John McCain's Advice To 2012 GOP Presidential Field: Attack Your Vulnerabilities Head On

WASHINGTON -- Running for the Republican presidential nomination in 2012? Have some sticky issues threatening to disqualify you with voters? Then learn from a "maverick" who once was counted out as too hotheaded for the highest office in the land.

"You have to take the issue head on, whatever it is, and try to put it behind you," Sen. John McCain told reporters at a breakfast Wednesday.

Whether it's Newt Gingrich's murky marital history, Haley Barbour's comments on race or Mitt Romney's Obama-like health care plan, "You have got to confront it directly and then when (reporters) ask the question again the answer is 'I already addressed that issue' and not keep the story alive," said the 2008 GOP standard bearer.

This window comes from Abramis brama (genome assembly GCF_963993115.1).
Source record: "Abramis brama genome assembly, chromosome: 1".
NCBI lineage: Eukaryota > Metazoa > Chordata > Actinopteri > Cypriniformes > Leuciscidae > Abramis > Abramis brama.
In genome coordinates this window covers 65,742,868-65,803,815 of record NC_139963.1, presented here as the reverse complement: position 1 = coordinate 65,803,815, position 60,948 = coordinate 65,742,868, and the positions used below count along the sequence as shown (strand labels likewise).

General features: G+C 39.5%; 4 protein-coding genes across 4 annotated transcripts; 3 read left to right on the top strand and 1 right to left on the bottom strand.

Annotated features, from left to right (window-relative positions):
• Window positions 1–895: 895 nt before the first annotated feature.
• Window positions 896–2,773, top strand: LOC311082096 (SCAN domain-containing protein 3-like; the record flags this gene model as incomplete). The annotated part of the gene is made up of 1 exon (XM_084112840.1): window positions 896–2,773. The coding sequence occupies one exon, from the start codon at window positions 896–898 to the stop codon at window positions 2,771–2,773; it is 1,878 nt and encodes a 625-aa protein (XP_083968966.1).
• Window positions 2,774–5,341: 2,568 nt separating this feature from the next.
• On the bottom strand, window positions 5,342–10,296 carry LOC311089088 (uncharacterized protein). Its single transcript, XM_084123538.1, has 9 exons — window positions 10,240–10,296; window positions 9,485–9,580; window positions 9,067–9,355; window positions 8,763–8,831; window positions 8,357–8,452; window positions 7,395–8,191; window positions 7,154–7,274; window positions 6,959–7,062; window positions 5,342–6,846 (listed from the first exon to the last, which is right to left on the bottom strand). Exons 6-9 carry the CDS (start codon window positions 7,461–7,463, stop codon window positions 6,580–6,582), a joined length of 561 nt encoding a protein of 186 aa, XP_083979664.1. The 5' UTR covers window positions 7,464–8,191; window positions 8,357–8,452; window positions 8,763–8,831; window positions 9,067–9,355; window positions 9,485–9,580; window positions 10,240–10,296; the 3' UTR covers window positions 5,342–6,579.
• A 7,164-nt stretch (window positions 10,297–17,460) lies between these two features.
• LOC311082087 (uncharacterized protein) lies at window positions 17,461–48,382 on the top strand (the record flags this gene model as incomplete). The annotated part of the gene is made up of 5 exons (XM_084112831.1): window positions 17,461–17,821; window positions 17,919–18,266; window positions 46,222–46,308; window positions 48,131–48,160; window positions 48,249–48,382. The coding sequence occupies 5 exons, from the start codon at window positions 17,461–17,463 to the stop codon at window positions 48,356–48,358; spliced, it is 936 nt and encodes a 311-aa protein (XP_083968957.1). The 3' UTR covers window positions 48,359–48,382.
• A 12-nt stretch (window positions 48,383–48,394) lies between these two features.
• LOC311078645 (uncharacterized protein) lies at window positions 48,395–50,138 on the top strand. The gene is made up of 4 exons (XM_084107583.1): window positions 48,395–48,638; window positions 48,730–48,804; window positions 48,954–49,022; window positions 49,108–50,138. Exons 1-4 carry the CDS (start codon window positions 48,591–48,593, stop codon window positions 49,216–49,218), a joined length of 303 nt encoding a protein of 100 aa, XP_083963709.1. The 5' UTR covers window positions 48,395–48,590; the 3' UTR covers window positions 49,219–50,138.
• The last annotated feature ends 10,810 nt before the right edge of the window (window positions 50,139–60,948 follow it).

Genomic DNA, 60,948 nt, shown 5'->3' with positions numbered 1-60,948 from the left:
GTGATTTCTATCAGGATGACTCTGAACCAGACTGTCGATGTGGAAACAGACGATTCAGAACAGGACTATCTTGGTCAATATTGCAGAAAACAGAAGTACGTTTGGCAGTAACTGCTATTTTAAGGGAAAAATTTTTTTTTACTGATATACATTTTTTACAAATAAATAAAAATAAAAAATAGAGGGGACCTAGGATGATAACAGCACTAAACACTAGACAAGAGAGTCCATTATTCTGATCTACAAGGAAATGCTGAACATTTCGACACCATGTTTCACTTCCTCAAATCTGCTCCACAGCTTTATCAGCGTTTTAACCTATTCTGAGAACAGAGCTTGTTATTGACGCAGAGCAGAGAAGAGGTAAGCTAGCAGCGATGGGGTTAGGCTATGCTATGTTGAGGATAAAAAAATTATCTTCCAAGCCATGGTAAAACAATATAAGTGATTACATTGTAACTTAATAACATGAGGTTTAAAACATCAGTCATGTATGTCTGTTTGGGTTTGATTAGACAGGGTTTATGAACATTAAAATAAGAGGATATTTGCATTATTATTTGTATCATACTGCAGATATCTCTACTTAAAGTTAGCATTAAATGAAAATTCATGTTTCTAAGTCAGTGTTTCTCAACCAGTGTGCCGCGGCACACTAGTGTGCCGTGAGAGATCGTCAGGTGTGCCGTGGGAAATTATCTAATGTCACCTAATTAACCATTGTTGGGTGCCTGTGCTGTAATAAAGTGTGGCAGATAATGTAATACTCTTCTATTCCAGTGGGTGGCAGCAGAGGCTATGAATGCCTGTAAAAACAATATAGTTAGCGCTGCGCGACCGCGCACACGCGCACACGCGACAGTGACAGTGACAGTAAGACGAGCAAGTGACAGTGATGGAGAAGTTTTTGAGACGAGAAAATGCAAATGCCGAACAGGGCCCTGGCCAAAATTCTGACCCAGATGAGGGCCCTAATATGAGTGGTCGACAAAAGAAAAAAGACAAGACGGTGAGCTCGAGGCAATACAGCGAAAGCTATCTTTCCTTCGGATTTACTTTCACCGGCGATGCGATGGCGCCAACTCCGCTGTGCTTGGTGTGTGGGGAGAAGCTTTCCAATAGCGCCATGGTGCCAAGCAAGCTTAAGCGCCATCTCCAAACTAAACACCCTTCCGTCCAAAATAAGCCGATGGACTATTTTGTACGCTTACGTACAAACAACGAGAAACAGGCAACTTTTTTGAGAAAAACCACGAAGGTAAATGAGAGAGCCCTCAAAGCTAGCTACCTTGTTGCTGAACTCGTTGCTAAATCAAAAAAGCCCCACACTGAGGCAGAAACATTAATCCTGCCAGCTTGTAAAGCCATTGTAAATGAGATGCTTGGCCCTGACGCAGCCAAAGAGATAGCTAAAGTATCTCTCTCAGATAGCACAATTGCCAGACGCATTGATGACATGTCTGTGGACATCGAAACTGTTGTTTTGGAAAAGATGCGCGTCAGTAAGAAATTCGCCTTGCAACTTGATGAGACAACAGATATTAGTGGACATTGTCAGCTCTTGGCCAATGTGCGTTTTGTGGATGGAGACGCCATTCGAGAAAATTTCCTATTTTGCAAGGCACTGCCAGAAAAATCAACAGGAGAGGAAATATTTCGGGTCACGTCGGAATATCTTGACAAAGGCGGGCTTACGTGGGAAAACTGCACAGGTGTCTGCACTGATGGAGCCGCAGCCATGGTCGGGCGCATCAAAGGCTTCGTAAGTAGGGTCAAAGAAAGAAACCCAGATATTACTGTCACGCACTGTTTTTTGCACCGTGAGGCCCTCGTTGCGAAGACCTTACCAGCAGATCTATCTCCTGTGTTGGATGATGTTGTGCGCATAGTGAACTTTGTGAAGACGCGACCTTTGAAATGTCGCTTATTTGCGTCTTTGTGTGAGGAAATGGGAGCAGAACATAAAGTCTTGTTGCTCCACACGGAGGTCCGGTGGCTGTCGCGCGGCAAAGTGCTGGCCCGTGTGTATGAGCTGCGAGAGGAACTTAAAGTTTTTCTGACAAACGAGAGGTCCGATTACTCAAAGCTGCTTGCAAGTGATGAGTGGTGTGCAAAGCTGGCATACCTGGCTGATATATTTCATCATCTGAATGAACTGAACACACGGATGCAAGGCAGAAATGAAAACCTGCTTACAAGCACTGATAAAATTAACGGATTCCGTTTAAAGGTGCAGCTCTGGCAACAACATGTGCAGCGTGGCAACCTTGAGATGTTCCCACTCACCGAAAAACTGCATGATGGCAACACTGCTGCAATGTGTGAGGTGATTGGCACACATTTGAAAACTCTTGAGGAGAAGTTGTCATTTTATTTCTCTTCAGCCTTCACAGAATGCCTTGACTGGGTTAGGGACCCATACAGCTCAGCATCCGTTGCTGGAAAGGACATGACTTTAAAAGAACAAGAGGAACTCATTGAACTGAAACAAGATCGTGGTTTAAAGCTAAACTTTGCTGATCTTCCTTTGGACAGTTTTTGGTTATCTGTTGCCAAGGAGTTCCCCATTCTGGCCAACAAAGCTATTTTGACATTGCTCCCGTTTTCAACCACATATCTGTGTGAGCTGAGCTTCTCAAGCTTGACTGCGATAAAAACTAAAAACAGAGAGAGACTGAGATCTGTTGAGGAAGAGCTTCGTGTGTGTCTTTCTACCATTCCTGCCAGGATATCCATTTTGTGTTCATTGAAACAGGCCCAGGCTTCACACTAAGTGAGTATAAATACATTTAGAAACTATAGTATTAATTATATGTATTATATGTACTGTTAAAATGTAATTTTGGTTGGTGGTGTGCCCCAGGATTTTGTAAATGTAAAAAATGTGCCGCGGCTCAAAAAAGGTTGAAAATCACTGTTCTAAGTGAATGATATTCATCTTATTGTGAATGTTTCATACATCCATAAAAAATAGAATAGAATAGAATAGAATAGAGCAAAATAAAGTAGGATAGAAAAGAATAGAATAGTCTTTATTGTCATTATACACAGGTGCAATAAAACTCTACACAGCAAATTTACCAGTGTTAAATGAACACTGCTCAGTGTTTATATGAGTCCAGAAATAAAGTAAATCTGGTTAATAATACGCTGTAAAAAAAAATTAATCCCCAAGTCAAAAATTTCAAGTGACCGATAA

"As a candidate you have to have some honest observers and task them and say okay, what are my vulnerabilities? What do I have to address and confront thoroughly?"

McCain said it often takes giving a major speech or appearance to put the questionable issue to rest. Bill Clinton did it in 1992 when he went on CBS 60 Minutes with the now-secretary of State to diffuse allegations about alleged infidelities in his marriage.

More recently, Barack Obama gave a major speech about race in America to deal with potentially campaign-killing remarks by his minister, the Rev. Jeremiah Wright.

McCain also said: "It's obvious" Romney "is going to have to confront the issue of the Massachusetts health care issue" that has caught him so much flak from conservatives in the party. "The one thing you don't want is it lingering, continuing story after story" in the media.

McCain's advice to the GOP field is to surround themselves with honest advisers and pollsters who will do opposition research on themselves before their opponents do it for them. "You have to figure out what the attack ads are going to be," he said.